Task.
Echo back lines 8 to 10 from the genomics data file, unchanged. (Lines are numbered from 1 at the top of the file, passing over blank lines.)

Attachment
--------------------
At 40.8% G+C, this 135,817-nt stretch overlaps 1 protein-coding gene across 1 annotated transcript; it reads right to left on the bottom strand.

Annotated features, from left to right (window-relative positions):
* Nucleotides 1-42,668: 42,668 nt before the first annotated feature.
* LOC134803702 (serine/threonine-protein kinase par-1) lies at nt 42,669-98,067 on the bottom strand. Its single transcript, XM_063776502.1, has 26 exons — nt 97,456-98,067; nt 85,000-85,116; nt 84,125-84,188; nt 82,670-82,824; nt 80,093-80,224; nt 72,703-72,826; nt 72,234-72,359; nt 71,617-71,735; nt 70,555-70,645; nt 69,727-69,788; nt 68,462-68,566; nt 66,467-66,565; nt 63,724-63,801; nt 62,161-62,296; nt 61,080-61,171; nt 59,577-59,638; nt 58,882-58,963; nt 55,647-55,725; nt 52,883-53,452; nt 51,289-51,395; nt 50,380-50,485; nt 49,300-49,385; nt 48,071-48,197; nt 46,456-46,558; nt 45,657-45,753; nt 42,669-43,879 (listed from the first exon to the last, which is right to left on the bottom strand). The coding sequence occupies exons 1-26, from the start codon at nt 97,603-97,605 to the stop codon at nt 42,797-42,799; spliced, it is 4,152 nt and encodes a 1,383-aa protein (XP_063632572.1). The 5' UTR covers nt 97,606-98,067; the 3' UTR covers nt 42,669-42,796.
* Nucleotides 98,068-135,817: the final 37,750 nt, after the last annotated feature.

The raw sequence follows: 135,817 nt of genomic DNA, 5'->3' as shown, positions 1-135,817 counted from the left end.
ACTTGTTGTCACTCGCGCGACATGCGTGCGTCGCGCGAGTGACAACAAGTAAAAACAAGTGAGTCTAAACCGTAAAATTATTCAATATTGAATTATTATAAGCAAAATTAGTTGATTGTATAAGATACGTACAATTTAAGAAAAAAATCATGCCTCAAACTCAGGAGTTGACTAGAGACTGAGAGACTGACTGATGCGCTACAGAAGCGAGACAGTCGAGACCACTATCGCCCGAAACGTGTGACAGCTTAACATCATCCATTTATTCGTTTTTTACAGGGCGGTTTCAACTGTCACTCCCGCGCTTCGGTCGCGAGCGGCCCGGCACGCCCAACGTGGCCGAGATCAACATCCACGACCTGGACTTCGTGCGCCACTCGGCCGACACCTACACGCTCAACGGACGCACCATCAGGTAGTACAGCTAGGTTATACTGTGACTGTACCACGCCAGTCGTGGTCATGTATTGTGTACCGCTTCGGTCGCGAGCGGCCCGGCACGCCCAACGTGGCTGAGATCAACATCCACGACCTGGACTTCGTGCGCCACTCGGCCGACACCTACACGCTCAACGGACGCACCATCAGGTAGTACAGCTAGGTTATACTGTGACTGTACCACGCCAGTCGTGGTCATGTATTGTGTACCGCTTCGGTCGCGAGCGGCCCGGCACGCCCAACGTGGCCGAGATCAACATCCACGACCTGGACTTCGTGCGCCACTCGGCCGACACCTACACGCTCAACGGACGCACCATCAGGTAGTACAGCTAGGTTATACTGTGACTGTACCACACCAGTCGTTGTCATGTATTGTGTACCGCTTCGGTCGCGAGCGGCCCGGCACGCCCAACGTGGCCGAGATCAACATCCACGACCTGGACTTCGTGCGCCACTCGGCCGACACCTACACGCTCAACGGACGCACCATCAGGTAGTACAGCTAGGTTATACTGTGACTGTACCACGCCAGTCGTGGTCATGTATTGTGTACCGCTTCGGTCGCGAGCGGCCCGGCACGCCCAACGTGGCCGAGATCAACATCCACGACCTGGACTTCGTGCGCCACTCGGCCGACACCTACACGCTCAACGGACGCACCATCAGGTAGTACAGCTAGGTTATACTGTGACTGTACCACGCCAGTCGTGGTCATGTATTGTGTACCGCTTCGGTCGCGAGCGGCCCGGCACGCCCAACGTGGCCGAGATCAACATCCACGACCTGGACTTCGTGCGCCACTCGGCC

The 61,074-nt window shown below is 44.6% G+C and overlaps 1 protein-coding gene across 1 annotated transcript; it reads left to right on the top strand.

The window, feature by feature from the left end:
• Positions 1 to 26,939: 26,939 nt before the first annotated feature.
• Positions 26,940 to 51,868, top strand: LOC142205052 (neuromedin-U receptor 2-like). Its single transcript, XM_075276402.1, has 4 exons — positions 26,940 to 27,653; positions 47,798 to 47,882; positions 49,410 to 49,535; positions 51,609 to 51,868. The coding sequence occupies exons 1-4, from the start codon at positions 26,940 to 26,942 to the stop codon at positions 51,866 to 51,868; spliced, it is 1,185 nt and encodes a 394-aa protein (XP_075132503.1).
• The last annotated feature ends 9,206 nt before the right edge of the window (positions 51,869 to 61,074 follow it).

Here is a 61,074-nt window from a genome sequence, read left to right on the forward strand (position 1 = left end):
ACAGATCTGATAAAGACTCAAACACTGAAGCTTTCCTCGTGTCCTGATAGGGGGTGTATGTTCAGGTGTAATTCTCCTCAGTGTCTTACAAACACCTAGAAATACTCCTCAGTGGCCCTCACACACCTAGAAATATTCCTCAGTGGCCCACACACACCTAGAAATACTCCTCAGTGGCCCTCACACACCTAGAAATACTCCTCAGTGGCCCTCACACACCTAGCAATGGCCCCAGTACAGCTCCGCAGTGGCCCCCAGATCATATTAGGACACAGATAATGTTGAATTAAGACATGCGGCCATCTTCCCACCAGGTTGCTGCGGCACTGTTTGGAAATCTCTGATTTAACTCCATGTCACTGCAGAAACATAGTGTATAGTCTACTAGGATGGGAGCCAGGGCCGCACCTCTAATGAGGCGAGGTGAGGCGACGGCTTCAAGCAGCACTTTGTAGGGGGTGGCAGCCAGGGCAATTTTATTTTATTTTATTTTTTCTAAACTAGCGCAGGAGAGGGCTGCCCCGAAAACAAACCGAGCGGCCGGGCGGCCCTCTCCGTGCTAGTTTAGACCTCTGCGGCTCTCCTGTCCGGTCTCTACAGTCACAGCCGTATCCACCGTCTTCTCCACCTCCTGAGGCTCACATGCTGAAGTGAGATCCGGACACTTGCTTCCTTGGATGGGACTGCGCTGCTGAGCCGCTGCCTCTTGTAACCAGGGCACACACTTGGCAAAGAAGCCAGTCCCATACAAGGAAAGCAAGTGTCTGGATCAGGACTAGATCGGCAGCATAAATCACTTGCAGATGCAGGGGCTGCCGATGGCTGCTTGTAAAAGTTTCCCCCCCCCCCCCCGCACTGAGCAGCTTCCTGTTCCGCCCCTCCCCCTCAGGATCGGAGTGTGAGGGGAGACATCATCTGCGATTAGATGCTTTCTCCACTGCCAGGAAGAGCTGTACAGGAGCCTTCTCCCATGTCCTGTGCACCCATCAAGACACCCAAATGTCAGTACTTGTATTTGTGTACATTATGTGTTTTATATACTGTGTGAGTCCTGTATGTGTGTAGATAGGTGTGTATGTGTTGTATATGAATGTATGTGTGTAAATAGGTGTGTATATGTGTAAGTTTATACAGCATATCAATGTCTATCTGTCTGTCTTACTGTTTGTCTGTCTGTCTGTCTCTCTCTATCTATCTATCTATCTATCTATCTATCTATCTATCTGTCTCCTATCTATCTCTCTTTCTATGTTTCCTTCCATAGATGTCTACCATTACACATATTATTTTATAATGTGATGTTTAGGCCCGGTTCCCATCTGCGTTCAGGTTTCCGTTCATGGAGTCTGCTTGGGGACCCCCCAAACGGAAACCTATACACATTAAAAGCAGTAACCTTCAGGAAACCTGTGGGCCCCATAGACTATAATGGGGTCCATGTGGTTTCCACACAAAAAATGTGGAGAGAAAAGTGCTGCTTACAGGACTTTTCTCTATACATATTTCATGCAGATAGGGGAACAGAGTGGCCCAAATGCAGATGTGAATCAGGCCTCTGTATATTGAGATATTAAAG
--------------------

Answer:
The 61,074-nt window shown below is 44.6% G+C and overlaps 1 protein-coding gene across 1 annotated transcript; it reads left to right on the top strand.

The window, feature by feature from the left end:
• Positions 1 to 26,939: 26,939 nt before the first annotated feature.